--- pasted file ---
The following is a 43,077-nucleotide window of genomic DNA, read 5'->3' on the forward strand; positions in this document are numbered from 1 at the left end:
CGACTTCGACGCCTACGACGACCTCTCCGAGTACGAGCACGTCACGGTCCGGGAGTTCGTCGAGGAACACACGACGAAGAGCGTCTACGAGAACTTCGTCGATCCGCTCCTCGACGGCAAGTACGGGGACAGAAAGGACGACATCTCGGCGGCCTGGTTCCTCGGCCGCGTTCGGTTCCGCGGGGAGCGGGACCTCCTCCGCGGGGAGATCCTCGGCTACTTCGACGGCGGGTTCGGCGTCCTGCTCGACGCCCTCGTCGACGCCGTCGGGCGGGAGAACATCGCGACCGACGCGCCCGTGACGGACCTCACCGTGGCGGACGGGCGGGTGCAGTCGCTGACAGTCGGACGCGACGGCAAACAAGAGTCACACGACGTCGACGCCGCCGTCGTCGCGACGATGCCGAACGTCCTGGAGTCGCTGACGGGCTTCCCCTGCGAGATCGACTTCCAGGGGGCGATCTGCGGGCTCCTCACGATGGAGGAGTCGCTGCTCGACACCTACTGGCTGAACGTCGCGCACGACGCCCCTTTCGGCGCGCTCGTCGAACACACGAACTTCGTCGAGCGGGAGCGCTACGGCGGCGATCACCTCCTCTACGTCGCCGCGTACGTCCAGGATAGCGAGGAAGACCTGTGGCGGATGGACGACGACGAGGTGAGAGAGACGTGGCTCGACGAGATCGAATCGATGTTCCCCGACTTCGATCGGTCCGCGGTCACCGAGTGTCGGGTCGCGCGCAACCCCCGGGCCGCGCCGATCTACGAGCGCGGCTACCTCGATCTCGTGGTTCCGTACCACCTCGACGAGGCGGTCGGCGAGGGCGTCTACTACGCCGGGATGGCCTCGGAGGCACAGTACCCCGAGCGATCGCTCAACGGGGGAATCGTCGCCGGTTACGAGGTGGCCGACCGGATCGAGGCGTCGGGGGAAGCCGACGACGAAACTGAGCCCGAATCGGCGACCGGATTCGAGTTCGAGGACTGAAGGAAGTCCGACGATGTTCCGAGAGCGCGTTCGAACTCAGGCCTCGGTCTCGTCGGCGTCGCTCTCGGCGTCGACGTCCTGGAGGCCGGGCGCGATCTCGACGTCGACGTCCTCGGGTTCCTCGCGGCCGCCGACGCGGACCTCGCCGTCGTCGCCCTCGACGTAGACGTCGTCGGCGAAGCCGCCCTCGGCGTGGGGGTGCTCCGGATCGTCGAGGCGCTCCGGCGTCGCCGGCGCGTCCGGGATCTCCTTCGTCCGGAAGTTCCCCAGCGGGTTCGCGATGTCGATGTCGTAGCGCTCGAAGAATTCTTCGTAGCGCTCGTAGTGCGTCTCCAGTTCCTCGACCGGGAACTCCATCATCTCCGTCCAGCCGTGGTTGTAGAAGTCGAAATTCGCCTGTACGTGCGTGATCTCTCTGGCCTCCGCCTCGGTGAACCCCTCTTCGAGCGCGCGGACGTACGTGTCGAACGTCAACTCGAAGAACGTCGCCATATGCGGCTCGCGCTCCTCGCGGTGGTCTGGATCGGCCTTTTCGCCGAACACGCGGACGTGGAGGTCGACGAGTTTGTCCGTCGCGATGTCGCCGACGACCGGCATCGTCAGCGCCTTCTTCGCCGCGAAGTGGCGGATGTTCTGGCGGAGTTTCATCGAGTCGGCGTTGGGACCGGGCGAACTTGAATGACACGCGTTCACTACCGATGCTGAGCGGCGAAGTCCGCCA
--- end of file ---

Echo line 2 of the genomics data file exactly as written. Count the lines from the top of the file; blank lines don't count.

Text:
CGACTTCGACGCCTACGACGACCTCTCCGAGTACGAGCACGTCACGGTCCGGGAGTTCGTCGAGGAACACACGACGAAGAGCGTCTACGAGAACTTCGTCGATCCGCTCCTCGACGGCAAGTACGGGGACAGAAAGGACGACATCTCGGCGGCCTGGTTCCTCGGCCGCGTTCGGTTCCGCGGGGAGCGGGACCTCCTCCGCGGGGAGATCCTCGGCTACTTCGACGGCGGGTTCGGCGTCCTGCTCGACGCCCTCGTCGACGCCGTCGGGCGGGAGAACATCGCGACCGACGCGCCCGTGACGGACCTCACCGTGGCGGACGGGCGGGTGCAGTCGCTGACAGTCGGACGCGACGGCAAACAAGAGTCACACGACGTCGACGCCGCCGTCGTCGCGACGATGCCGAACGTCCTGGAGTCGCTGACGGGCTTCCCCTGCGAGATCGACTTCCAGGGGGCGATCTGCGGGCTCCTCACGATGGAGGAGTCGCTGCTCGACACCTACTGGCTGAACGTCGCGCACGACGCCCCTTTCGGCGCGCTCGTCGAACACACGAACTTCGTCGAGCGGGAGCGCTACGGCGGCGATCACCTCCTCTACGTCGCCGCGTACGTCCAGGATAGCGAGGAAGACCTGTGGCGGATGGACGACGACGAGGTGAGAGAGACGTGGCTCGACGAGATCGAATCGATGTTCCCCGACTTCGATCGGTCCGCGGTCACCGAGTGTCGGGTCGCGCGCAACCCCCGGGCCGCGCCGATCTACGAGCGCGGCTACCTCGATCTCGTGGTTCCGTACCACCTCGACGAGGCGGTCGGCGAGGGCGTCTACTACGCCGGGATGGCCTCGGAGGCACAGTACCCCGAGCGATCGCTCAACGGGGGAATCGTCGCCGGTTACGAGGTGGCCGACCGGATCGAGGCGTCGGGGGAAGCCGACGACGAAACTGAGCCCGAATCGGCGACCGGATTCGAGTTCGAGGACTGAAGGAAGTCCGACGATGTTCCGAGAGCGCGTTCGAACTCAGGCCTCGGTCTCGTCGGCGTCGCTCTCGGCGTCGACGTCCTGGAGGCCGGGCGCGATCTCGACGTCGACGTCCTCGGGTTCCTCGCGGCCGCCGACGCGGACCTCGCCGTCGTCGCCCTCGACGTAGACGTCGTCGGCGAAGCCGCCCTCGGCGTGGGGGTGCTCCGGATCGTCGAGGCGCTCCGGCGTCGCCGGCGCGTCCGGGATCTCCTTCGTCCGGAAGTTCCCCAGCGGGTTCGCGATGTCGATGTCGTAGCGCTCGAAGAATTCTTCGTAGCGCTCGTAGTGCGTCTCCAGTTCCTCGACCGGGAACTCCATCATCTCCGTCCAGCCGTGGTTGTAGAAGTCGAAATTCGCCTGTACGTGCGTGATCTCTCTGGCCTCCGCCTCGGTGAACCCCTCTTCGAGCGCGCGGACGTACGTGTCGAACGTCAACTCGAAGAACGTCGCCATATGCGGCTCGCGCTCCTCGCGGTGGTCTGGATCGGCCTTTTCGCCGAACACGCGGACGTGGAGGTCGACGAGTTTGTCCGTCGCGATGTCGCCGACGACCGGCATCGTCAGCGCCTTCTTCGCCGCGAAGTGGCGGATGTTCTGGCGGAGTTTCATCGAGTCGGCGTTGGGACCGGGCGAACTTGAATGACACGCGTTCACTACCGATGCTGAGCGGCGAAGTCCGCCA